10. What about the remaining premises in my argument, that is, what about P1 and P3? Premise P1 would seem to be unassailable, for it appears to be entailed by Jensen's scheme. Premise P1 merely expresses in stark, declarative form the fact that Jensen has stipulated mental ability to be a "rigorously measurable" thing. If Einstein (and others in the same category, e.g., Shakespeare) took RPM and other tests, and got a number of problems wrong (and this is something Jensen tells us would almost certainly happen, since great geniuses according to him sometimes have IQs at least as low as 120), the brute fact would be that artificial agent R's perfect performance serves to classify it as having higher mental ability than these geniuses.
11. So what about P3? This premise is based on the apparent silliness that attaches to the follow scenario: Imagine that Smith, a professor of art, visits a Professor in his lab. Suppose that Smith knows essentially nothing about the ins and outs of psychometrics, "intelligence" tests, factor analysis, g, and so on. The Professor says that he would like to show Smith something interesting, and proceeds to show her problems from RPM, etc. He also shows her the artificial agent R, and explains how it handles RPM problems. He then announces to Smith: "Do you know what? According to my formal definitions and calculations, R enjoys higher mental ability than Einstein, Michelangelo, Renoir, Shakespeare, and so on." At this point Smith will doubtless conclude that he is just being silly. (Notice that he confronts Smith with a position that is rather different from saying of Deep Blue that it is a better chessplayer than Gary Kasparov, or saying of a bipedal robot that it is a faster runner than Carl Lewis. In these examples, there is nothing to balk at. If Jensen claims only that R is better than Einstein at solving RPM problems, nothing silly is being said.)
12. One rebuttal that isn't available to Jensen, as I took pains to make clear in section I, is to say something like: "Well, but mental ability in my formal sense is really just a precise correlate for the kinds of behaviors that cause us to classify people like Einstein as geniuses." No such rebuttal is available to Jensen because, as I explained, he explictly affirms the opposite position.
13. So, again, what might Jensen say? His book is of no help in furnishing him a cogent reply here. In "Chapter 5: Challenges to g," he does consider and rebut many objections to his position -- but these objections seem to me astonishingly bad, and at any rate they fail to include the one I'm articulating herein. I suspect that Jensen's rejoinder might build upon the fact that in my little parable above, Smith connects 'mental ability' in Jensen's sense of the phrase with its normal, everyday, common-sensical sense. After all, in common parlance, 'mental ability' is a phrase that we use as a rough synonym for 'intelligence.' Hence people say such things as that "She has tremendous mental ability." To put the point in terms of my core argument, the connection between these two senses of 'mental ability' is precisely what undergirds premise P3. So, Jensen's defense would probably be to reject P3 on the basis of a reminder, viz., that he has explicitly said that he is defining 'mental ability' in such a way as to create his own precise definition that is wholly divorced from common construals of this phrase.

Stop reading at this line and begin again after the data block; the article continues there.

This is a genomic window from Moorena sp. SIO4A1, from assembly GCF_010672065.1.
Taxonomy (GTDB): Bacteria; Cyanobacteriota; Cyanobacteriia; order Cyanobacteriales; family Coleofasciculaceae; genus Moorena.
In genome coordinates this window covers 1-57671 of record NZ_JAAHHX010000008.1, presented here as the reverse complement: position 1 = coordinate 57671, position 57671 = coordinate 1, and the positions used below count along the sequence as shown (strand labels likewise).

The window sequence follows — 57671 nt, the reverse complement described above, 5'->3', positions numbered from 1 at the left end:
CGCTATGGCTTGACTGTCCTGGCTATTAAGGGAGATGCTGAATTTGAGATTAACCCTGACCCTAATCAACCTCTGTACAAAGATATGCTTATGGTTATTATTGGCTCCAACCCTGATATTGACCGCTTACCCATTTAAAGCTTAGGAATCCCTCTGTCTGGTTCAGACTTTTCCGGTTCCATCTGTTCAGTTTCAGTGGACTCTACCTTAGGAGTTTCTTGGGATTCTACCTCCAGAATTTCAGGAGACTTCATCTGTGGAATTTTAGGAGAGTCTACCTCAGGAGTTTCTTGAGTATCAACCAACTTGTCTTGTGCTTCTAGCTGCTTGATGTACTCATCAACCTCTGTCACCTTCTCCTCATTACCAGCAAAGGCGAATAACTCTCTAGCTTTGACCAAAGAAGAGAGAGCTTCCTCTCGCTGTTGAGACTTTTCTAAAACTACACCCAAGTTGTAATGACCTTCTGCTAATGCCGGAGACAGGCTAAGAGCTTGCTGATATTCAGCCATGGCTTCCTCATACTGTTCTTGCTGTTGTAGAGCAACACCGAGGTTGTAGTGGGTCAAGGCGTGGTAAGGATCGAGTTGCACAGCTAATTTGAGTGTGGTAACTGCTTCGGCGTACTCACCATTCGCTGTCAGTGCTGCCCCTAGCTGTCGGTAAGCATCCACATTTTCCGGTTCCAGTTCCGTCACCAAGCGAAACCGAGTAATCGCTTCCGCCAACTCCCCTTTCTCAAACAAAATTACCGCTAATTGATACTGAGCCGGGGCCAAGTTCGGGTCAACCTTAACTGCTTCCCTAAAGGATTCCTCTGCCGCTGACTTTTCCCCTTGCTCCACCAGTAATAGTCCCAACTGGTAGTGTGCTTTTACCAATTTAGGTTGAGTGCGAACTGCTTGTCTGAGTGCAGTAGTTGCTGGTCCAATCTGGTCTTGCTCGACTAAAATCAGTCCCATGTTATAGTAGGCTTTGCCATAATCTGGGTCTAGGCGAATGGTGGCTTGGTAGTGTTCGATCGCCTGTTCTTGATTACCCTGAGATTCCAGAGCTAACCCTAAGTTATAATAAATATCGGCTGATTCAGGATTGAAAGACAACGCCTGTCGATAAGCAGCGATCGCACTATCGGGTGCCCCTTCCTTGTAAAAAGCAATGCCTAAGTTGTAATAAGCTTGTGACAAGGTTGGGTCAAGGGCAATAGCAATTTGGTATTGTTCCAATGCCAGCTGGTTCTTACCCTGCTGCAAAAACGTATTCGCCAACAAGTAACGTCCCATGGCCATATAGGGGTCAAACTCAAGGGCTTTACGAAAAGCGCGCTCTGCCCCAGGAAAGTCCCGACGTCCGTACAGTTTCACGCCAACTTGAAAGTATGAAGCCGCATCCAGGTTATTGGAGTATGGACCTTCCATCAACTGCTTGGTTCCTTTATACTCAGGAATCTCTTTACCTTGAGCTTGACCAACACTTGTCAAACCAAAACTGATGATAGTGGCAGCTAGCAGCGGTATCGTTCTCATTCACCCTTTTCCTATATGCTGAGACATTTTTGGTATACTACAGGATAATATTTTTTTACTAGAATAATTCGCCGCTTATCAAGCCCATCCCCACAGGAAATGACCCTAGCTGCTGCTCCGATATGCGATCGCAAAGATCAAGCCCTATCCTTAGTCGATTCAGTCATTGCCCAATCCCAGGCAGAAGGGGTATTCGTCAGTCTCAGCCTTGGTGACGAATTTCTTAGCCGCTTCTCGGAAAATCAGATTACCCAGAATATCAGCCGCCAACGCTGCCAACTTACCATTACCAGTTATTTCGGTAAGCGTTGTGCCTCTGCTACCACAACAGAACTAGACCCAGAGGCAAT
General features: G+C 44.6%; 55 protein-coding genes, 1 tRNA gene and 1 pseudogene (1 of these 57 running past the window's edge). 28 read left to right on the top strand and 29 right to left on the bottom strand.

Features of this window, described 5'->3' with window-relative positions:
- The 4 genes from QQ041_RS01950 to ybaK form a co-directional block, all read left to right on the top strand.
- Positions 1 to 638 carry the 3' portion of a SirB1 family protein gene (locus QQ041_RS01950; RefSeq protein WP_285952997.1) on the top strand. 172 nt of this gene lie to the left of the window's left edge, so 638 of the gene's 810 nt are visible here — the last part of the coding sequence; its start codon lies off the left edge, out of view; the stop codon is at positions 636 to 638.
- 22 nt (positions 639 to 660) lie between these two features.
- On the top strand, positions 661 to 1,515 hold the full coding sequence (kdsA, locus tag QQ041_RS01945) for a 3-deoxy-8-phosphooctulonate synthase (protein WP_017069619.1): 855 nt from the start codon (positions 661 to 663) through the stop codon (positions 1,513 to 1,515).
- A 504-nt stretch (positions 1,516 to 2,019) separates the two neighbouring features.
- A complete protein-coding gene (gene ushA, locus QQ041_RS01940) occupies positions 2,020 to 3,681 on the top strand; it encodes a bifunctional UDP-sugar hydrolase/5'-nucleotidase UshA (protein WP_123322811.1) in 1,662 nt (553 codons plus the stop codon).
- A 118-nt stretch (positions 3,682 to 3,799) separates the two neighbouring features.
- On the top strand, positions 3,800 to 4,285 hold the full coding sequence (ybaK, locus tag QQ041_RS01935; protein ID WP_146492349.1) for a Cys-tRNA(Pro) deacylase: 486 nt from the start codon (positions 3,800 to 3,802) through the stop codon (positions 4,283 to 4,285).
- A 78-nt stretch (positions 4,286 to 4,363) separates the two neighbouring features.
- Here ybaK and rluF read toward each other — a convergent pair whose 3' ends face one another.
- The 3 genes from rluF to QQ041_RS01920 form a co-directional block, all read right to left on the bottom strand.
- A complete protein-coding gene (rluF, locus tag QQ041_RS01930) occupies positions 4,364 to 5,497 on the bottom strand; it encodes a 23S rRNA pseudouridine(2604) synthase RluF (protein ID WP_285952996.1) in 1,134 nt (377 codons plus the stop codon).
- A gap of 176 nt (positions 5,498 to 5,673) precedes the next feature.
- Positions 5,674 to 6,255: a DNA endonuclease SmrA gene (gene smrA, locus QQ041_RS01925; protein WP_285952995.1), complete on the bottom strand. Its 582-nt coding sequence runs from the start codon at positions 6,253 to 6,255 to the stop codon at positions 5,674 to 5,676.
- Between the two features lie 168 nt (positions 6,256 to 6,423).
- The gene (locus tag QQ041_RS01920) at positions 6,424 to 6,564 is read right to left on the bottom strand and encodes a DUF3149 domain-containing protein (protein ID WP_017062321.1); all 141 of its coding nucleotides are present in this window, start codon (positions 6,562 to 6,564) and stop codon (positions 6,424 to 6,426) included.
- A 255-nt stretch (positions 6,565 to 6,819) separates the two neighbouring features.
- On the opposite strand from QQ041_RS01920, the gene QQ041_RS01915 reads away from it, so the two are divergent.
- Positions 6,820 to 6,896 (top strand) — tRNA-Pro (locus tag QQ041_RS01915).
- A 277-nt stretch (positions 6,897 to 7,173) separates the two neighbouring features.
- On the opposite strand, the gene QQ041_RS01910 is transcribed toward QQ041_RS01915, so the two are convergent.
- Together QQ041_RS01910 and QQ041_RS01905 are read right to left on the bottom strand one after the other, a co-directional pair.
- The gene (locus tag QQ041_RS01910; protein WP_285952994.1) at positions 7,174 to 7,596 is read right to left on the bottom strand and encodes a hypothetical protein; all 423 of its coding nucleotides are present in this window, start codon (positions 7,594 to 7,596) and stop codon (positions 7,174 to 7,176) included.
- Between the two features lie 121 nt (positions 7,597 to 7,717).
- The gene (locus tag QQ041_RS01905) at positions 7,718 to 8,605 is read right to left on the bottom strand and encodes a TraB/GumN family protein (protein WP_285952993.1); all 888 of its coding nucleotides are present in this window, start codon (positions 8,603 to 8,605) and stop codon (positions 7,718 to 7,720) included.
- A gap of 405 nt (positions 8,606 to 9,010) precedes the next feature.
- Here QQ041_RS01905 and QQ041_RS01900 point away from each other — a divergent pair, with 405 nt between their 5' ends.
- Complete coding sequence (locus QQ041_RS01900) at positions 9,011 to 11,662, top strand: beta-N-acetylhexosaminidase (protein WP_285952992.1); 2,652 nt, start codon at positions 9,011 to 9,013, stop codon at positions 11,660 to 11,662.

14. In keeping with this response, let us call Jensen's own concept 'mental shmability.' Now, what is the point of spending a lifetime studying mental shmability? One might say that some of the relevant math is intrinsically interesting, and though this is doubtful (since factor analysis is rather simple), even if it's true it helps us not one iota in seeing why the study of this particular thing, mental shmability, has a point. Read as an essay on mental shmability, Jensen's book looks to me to be a tedious show of mildly difficult mental gymnastics. The somersaults are a diversion, but what's the point?
15. Not that long ago one could earn a professorship in arithmetical calculation. With the advent of computers, the "science" of such calculation began to seem pointless, and indeed it is, for today's handheld calculators do more, and do it more quickly, than these "brilliant" professors. When agents like R are routine, I predict that a parallel evaporation will wipe away the science of mental shmability, and its focus on this exceedingly narrow phenomenon.
Carpenter, P., Just, M., & Shell, P. (1990) What One Intelligence Test Measures: A Theoretical Account of the Processing in the Raven Progressive Matrices Test. Psychological Review 97(3): 404-431.
Evans, T. (1968) A Program for the Solution of a Class of Geometric Analogy Intelligence Test Questions. In Minsky, M., ed., Semantic Information Processing (Cambridge, MA: MIT Press), pp. 271-353.
Russell, S. & Norvig, P. (1994) Artificial Intelligence: A Modern Approach. (Saddle River, NJ: Prentice-Hall).
Sternberg, R.J. & Detterman, D.K. (1986) (Eds.) What is intelligence? Contemporary viewpoints on its nature and definition. Norwood, N.J.: Ablex
Thorndike, R.L., and others (1921) Intelligence and Its Measurement: A Symposium. Journal of Educational Psychology 12: 123-147; 195-216; 271-275.